Margaret Ada Sutherland was born in Adelaide on 20 November 1896. She came from a well-educated and artistically-involved family. Her father, George Sutherland, was born in Scotland and had settled in Melbourne in 1870. Both he and the composer's mother, Ada Alice Sutherland (née Bowen), were amateur musicians, and Margaret received her first music lessons from her aunt Julia, who was a piano teacher. Another aunt, Jessie, was a singer, and there were teachers, academics and other professionals among her close relatives.

George Sutherland had moved from Melbourne to Adelaide in the 1880s but in 1902, when Margaret was four, the family returned to Melbourne, and Melbourne was to be the composer's home base for the rest of her long life.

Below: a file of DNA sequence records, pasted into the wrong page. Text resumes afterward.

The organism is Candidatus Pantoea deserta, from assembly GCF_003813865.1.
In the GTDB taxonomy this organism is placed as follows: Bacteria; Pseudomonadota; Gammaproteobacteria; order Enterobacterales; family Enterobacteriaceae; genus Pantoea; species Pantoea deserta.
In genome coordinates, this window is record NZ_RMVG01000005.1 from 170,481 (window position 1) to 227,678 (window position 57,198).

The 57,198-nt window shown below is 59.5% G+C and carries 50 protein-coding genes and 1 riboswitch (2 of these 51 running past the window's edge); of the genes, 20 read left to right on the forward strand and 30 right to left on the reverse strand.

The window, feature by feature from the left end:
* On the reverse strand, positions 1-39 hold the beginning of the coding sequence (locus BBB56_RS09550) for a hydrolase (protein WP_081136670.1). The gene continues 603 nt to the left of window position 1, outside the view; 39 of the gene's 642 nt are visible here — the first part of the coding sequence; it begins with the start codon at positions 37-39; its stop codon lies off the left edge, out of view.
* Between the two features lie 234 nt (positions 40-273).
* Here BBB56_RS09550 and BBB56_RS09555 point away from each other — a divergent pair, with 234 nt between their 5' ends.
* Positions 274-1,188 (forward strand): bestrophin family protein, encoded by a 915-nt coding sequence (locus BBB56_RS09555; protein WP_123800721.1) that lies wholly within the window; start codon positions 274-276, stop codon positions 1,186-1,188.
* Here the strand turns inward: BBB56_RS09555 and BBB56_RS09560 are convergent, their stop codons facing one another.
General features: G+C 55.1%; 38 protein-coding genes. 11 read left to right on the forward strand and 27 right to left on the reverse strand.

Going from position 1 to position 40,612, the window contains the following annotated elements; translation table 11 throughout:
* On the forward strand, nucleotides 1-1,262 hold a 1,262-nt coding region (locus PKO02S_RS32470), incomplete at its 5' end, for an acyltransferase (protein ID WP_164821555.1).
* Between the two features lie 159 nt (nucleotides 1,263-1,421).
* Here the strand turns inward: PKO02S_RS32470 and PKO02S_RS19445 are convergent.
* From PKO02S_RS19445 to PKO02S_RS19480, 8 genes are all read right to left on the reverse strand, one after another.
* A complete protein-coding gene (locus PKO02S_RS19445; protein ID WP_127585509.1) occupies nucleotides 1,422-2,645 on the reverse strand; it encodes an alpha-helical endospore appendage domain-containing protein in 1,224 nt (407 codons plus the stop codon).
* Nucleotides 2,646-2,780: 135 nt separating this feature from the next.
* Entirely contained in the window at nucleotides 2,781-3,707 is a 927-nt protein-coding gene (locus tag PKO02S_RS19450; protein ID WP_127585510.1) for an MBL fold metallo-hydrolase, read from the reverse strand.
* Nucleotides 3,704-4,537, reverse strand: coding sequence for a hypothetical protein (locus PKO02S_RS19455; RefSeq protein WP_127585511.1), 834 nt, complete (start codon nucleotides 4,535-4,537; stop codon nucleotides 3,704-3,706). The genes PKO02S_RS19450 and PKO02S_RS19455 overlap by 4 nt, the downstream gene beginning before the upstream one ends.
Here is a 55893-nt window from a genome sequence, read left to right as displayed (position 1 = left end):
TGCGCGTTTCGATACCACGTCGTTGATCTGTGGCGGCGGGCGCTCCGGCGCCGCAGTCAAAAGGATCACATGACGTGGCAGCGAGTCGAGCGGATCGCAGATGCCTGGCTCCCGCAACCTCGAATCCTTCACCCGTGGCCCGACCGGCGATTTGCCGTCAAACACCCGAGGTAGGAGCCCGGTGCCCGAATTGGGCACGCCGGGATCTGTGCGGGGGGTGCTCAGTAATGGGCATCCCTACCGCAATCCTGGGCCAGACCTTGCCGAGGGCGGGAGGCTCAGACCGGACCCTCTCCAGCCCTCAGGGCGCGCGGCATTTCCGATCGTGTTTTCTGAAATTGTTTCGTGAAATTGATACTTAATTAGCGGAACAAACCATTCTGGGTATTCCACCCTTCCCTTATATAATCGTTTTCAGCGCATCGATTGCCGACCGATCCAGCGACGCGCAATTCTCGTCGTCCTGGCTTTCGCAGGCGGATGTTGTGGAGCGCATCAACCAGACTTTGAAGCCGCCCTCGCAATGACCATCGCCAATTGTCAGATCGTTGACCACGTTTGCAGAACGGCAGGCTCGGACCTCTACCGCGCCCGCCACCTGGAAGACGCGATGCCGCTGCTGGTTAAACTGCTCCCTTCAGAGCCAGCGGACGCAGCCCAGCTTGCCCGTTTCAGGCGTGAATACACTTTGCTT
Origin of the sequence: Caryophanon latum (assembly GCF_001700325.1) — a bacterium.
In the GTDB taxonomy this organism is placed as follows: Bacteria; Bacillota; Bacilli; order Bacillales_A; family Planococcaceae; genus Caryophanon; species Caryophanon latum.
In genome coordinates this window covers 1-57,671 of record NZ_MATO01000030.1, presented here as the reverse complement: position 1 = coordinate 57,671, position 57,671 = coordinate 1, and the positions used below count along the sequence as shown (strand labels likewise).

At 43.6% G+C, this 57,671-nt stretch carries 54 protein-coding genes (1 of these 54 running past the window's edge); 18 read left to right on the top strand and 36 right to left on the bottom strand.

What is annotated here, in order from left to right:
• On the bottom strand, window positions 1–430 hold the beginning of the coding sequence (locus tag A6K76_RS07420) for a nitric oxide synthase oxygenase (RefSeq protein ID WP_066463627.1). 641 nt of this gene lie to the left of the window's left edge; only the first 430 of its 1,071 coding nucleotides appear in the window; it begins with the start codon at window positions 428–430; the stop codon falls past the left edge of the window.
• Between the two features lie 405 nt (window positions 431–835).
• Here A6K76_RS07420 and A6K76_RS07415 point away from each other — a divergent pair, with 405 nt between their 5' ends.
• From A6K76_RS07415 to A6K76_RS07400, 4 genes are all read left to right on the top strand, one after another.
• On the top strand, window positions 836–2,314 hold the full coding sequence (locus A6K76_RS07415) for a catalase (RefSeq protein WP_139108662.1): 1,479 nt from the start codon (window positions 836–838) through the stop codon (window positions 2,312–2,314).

An early influence on the young Margaret Sutherland was her music teacher at Baldur Girls' Grammar School in Kew, Mona McBurney. McBurney was a composer and this fact may have been vital in opening her student's mind to the possibility that a woman could compose and not be limited to the more traditional female musical activities of pianist or teacher.

Margaret Sutherland

In 1913, at the age of sixteen, Sutherland auditioned for what was then called the Melbourne Conservatorium, later called the Albert Street Conservatorium, and later still the Melba Conservatorium. She boldly played a piano sonata of her own and was offered not one but two scholarships: one for piano (to study with the Czech pianist Edward Goll) and one for composition (to study with Fritz Hart). Sadly, this sonata is lost, but her earliest surviving works come from this period, mostly songs which showed that even in her teens she had a solid understanding of the late Romantic style then popular.